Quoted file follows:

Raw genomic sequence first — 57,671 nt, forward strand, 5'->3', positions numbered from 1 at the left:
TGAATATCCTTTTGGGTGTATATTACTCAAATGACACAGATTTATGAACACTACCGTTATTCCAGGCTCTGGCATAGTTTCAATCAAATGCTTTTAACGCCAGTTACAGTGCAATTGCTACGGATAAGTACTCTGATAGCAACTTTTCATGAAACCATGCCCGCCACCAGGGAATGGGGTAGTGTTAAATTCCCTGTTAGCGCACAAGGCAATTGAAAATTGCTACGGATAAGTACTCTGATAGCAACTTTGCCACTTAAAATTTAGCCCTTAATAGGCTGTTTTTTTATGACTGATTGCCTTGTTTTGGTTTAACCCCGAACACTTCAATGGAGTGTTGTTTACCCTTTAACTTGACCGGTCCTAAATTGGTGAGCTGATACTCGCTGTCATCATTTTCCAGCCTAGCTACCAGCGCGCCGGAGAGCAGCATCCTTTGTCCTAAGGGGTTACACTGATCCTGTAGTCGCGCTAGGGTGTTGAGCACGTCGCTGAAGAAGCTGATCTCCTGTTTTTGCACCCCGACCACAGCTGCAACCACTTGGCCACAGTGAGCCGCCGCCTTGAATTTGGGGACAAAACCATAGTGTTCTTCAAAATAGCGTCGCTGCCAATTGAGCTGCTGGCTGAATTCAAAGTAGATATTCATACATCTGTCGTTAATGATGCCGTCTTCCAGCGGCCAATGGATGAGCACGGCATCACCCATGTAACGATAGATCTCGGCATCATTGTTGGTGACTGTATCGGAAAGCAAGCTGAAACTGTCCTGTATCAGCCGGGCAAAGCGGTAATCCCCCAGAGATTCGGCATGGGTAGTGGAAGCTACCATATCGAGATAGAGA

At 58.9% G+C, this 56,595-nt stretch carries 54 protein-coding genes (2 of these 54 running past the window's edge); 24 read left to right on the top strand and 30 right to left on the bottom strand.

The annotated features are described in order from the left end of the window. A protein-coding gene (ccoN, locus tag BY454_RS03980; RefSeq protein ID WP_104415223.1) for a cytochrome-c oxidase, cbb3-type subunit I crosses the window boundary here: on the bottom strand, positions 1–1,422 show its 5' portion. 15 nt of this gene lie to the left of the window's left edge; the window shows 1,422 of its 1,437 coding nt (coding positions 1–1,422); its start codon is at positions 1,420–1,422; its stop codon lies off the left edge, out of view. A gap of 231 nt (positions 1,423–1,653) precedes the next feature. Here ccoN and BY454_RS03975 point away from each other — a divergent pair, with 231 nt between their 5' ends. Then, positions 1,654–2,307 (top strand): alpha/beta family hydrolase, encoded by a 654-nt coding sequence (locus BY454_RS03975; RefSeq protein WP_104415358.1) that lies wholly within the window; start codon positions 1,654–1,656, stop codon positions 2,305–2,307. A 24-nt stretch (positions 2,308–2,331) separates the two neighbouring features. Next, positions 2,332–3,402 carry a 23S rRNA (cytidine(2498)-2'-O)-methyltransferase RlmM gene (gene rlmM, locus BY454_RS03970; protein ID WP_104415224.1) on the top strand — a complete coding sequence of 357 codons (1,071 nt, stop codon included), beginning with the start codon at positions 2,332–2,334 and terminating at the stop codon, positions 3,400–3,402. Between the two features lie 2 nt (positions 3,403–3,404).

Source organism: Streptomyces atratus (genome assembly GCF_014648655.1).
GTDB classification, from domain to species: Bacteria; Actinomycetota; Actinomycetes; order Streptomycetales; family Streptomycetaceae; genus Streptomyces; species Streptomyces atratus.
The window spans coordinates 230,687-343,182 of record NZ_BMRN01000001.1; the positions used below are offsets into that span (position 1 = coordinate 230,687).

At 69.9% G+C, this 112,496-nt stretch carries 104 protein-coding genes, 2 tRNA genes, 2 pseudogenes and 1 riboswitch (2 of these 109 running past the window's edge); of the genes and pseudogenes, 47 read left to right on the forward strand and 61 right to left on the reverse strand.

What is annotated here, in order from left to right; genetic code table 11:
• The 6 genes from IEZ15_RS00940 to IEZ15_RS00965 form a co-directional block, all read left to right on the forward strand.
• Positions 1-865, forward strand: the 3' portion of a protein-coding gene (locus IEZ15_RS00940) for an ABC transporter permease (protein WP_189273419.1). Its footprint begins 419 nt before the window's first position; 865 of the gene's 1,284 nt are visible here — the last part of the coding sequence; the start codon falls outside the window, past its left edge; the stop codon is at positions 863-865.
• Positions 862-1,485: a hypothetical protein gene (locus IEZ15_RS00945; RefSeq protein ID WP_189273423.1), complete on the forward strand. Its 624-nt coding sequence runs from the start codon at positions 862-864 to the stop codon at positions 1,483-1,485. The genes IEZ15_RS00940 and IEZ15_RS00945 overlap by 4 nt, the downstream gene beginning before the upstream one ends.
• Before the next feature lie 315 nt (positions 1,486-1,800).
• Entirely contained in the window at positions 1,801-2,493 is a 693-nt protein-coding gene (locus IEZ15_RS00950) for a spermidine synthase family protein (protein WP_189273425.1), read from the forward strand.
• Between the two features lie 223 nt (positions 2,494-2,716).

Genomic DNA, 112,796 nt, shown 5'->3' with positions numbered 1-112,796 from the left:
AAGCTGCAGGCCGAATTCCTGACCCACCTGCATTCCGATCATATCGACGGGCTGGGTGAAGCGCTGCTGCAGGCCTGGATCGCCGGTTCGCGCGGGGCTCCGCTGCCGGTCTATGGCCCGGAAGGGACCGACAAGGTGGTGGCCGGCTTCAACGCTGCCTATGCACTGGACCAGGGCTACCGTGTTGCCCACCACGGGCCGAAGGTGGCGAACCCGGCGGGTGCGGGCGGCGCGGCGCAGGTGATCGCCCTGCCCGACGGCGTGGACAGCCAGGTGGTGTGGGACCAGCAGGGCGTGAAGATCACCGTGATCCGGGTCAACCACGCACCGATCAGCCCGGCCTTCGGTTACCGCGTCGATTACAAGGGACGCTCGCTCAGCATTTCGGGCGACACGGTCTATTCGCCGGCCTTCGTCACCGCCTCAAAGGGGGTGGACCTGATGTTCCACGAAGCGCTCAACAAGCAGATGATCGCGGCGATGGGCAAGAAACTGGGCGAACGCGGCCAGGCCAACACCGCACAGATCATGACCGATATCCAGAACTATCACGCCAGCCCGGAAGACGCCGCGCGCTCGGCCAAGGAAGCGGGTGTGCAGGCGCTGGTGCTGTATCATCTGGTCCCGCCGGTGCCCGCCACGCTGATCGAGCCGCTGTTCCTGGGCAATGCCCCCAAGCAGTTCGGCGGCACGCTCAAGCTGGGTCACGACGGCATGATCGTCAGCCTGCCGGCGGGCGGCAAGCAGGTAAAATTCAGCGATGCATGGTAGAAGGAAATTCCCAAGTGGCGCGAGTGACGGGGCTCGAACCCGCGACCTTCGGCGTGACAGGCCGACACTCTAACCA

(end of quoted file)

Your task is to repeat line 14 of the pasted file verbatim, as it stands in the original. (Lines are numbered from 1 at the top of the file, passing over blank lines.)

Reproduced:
• Entirely contained in the window at positions 1,801-2,493 is a 693-nt protein-coding gene (locus IEZ15_RS00950) for a spermidine synthase family protein (protein WP_189273425.1), read from the forward strand.